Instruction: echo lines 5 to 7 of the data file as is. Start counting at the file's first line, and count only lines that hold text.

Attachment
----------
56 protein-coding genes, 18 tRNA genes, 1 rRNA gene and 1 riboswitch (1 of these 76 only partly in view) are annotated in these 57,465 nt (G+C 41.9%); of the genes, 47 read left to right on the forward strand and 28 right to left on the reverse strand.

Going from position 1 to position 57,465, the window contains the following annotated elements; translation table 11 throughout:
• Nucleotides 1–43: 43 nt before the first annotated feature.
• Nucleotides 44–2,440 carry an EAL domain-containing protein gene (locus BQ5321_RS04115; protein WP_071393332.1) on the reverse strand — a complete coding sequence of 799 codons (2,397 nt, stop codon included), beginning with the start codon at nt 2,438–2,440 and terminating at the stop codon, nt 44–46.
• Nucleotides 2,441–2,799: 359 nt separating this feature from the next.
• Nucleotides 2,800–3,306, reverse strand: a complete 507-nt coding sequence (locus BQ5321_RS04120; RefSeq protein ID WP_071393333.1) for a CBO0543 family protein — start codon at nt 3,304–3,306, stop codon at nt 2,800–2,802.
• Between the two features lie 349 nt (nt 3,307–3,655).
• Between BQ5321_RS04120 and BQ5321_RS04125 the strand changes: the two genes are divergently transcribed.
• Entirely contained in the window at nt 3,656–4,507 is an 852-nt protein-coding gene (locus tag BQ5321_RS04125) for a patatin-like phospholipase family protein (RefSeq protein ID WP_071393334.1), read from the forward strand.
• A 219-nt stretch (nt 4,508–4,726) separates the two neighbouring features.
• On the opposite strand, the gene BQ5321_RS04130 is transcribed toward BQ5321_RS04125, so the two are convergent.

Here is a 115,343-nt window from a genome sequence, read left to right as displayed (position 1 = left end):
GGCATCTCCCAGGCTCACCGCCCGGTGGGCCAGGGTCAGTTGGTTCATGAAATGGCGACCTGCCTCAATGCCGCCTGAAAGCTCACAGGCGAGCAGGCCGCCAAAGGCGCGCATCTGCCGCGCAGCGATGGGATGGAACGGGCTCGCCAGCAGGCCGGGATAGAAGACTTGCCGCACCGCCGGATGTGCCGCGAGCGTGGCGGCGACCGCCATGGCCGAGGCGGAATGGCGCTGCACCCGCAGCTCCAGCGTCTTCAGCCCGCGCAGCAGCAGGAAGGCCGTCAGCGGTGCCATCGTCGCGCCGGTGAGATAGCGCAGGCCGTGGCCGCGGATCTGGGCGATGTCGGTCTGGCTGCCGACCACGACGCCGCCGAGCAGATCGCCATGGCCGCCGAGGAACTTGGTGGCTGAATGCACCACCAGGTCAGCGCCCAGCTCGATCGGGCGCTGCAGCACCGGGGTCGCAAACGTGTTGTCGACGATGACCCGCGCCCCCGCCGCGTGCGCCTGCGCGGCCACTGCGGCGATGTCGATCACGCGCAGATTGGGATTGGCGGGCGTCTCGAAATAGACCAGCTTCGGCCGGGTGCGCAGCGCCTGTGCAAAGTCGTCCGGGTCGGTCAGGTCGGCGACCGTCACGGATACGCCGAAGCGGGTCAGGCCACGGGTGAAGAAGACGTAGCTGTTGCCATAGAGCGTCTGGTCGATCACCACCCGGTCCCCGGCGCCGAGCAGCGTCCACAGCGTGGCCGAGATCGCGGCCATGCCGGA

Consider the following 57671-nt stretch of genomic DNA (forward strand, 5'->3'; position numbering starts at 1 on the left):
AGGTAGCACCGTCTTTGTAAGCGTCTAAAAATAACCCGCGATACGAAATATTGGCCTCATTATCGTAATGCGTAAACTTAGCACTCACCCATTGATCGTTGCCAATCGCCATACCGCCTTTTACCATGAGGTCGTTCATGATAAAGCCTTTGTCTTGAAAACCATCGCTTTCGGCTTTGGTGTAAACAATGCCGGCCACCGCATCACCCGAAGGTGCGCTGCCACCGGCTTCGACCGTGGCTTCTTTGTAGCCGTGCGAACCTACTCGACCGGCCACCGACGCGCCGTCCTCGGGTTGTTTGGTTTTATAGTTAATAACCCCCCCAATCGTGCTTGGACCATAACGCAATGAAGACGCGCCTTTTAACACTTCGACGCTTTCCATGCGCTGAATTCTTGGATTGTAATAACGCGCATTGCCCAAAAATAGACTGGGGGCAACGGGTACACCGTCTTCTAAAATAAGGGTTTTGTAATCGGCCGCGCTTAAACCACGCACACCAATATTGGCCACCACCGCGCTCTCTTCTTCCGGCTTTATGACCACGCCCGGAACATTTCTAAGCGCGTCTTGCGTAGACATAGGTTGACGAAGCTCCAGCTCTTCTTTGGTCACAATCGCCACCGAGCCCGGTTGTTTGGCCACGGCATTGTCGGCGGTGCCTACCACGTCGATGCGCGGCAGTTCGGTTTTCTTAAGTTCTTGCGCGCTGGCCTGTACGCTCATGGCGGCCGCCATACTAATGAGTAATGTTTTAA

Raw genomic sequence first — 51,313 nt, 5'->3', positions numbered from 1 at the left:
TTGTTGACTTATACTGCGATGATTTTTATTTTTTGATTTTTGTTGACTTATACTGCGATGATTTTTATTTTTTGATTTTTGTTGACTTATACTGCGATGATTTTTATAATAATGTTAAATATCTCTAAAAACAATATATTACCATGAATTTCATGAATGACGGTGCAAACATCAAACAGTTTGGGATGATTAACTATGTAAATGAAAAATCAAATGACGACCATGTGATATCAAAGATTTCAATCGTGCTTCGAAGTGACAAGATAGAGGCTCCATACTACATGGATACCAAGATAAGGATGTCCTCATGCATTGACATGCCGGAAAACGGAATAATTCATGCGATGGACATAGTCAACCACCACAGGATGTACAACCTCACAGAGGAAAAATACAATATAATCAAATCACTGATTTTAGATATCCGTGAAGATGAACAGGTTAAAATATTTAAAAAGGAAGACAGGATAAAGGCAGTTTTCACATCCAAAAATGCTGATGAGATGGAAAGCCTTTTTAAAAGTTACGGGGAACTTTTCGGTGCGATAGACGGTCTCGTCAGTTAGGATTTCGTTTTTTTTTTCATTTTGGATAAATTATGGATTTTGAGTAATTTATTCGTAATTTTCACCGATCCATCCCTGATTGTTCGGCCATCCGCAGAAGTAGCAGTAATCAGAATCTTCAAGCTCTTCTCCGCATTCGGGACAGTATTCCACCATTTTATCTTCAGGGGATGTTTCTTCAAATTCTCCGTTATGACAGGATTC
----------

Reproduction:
• Nucleotides 2,441–2,799: 359 nt separating this feature from the next.
• Nucleotides 2,800–3,306, reverse strand: a complete 507-nt coding sequence (locus BQ5321_RS04120; RefSeq protein ID WP_071393333.1) for a CBO0543 family protein — start codon at nt 3,304–3,306, stop codon at nt 2,800–2,802.
• Between the two features lie 349 nt (nt 3,307–3,655).